Lucky Malatsi
Ringmaster Lucky Malatsi engages the audience during a UniverSoul Circus performance at the National Harbor in Oxon Hill, Md. (Courtesy of UniverSoul Circus)

Sisters Amaya, 10 and Jada, 8 had the time of their life on Saturday, July 9, as did hundreds of others of all ages during their journey of “light, sound, soul and edge-of-your seat performances,” all courtesy of the world-famous UniverSoul Circus.

The two Fairfax youth, accompanied by an aunt and their grandmother, had just finished their very first camel ride when they stopped to talk about their experiences at the circus.

“It’s been amazing and the performers are really talented,” said fourth-grader Amaya.

Jada, a third-grader, agreed, adding, “I think I could do this one day, maybe be the ringmaster like the one they have – he was really talented.”

The girls’ aunt, Sharon Pritchard and grandmother said the circus was a great way to expose the youth to positive, educational experiences – something they try to facilitate each summer during vacation time.

“This was a perfect day for the girls. After all, the UniverSoul Circus is a lot of fun no matter how old or young you are,” Pritchard said.

Now in its 23rd year, the one-ring big top show continues its four-week run at National Harbor, Maryland through July 31. It features a talented multicultural and multinational cast of stars who never fail to amaze and delight their fans during a 2 ½ hour non-stop production of back-flipping canines, twirling bicycles, free-flying aerial acts and just about everything else one could imagine.

Performers represent almost every part of the globe including: the Ethiopian Pole Act from Ethiopia; Aerial Duet from Columbia; Bicycle Tricks from China; Airborne Motorcycles from California; Motorcycle Globe of Death from Columbia; Caribbean Dance and Limbo from Trinidad and Tobago; Russian Bar from Cuba; and dancing elephants from the U.S.

“UniverSoul celebrates cultures from around the world and brings them together under the big top,” said founder and CEO Cedric Walker. “At this time in our history we need to come together, to embrace and learn from each other. I believe the circus naturally brings people together. In 23 years of searching for talent, I’ve journeyed to every continent to find a multicultural, multinational mix of talent to showcase.”

On Wednesday, July 13, local McDonald’s franchise owners, like Craig Welburn Sr., the owner and operator of a District-based McDonald’s, interacted with guests during the annual Community Night event, sponsored by local McDonald’s franchisees.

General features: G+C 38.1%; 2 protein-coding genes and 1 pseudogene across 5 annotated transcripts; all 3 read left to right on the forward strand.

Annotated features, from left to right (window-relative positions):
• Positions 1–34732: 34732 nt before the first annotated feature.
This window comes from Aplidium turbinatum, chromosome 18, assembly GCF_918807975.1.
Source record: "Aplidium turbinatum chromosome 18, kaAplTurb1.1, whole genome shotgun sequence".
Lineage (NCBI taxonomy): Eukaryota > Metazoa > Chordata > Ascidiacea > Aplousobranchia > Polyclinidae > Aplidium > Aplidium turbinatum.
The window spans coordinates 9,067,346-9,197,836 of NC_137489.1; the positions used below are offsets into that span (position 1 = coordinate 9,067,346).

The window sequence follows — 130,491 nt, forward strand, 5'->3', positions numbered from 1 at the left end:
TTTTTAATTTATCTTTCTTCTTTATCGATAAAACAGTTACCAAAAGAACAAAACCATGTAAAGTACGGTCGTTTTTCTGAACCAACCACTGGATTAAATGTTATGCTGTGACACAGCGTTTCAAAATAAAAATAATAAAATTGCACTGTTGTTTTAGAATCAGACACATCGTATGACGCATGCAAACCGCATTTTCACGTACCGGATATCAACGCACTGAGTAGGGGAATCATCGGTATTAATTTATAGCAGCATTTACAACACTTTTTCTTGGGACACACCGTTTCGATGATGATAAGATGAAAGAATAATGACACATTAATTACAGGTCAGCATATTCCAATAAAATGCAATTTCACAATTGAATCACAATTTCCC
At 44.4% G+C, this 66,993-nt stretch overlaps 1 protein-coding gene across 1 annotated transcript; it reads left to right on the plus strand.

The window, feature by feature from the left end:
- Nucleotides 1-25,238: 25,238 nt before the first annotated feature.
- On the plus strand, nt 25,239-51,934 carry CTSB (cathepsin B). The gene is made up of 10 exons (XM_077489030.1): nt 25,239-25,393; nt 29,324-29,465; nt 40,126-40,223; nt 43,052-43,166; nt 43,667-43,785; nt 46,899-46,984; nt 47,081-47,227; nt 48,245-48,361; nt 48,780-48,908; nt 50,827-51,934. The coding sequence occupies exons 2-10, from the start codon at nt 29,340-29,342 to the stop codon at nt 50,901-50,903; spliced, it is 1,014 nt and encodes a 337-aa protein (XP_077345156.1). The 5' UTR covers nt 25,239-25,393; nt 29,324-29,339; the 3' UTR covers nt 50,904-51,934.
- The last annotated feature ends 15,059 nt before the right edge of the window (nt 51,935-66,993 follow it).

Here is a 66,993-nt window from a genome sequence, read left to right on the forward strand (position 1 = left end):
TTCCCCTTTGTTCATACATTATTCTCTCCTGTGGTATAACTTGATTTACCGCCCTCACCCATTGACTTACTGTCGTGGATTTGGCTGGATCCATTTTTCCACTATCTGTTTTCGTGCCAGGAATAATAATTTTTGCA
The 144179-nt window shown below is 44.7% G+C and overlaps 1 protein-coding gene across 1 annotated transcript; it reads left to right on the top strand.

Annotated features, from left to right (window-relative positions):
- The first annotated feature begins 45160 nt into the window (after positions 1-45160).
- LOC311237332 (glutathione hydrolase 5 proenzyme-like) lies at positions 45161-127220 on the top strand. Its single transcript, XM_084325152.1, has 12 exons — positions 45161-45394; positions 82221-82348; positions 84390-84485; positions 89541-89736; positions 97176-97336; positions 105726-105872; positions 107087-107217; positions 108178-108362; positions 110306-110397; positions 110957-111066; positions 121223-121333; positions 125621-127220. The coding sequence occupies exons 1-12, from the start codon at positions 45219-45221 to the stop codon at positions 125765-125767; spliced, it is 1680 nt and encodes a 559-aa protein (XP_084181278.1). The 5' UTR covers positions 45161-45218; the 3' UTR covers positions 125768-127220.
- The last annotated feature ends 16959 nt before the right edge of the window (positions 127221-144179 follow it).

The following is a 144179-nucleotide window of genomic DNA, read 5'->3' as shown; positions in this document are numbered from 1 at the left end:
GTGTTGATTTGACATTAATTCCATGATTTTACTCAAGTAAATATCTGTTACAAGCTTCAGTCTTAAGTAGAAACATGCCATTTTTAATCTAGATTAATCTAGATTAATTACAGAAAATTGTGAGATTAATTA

“The UniverSoul Circus is filled with great performances for the entire family to enjoy,” Welburn said. “My fellow McDonald’s franchisees and I are proud to sponsor the UniverSoul Circus for the sixth year in a row.”

There’s one person who brings the entire show together and probably knows the most about the fascinating cadre of performers – the multi-talented Lucky Malatsi, 27, who first joined the circus in 2000 at the age of 10 as a duo contortionist and now serves as the Ringmaster. Since joining the circus he’s been an acrobatic hip-hop dancer, trapeze artist, teeterboard flyer, trampoline artist and an acrobatic-dunking whiz kid with basketballs.

Walker spotted the South African native during a performance in 1999 and quickly signed him. Lucky says, as the cliché often goes, “the rest was history.”

“I’ve been doing this so long there’s really nothing else that I can remember – even my wife and my two children (ages 6 and 17 months) travel with me,” said Lucky, who received his early training under the tutelage of his Uncle Prince, an accomplished performer and acrobat who took his nephew on his first international trip as a performer to Germany when he was just six.

“Mr. Walker has put together an interactive circus with performers from all over the world and a show that offers non-stop fun and music. The party never ends here and I believe we’re the greatest show on earth.”

“The great thing about us [the circus] is we really are one big family. Not even language serves as a barrier – we find ways to communicate.”

“My job is to keep the show going and to think on my feet,” he said. “When I was a performer I just did my act and then got to relax until the show was done. Now, I have the chance to interact with the audience between each act. I love it and I’ve learned to expect the unexpected. People may forget what you said or even what you did, but they never forget how you made them feel.”

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D. Kevin McNeir – Senior Editor

Dominic Kevin McNeir is an award-winning journalist with more than 25 years of service for the Black Press (NNPA). Prior to moving East to assist his aging parents in their struggles with Alzheimer’s,...

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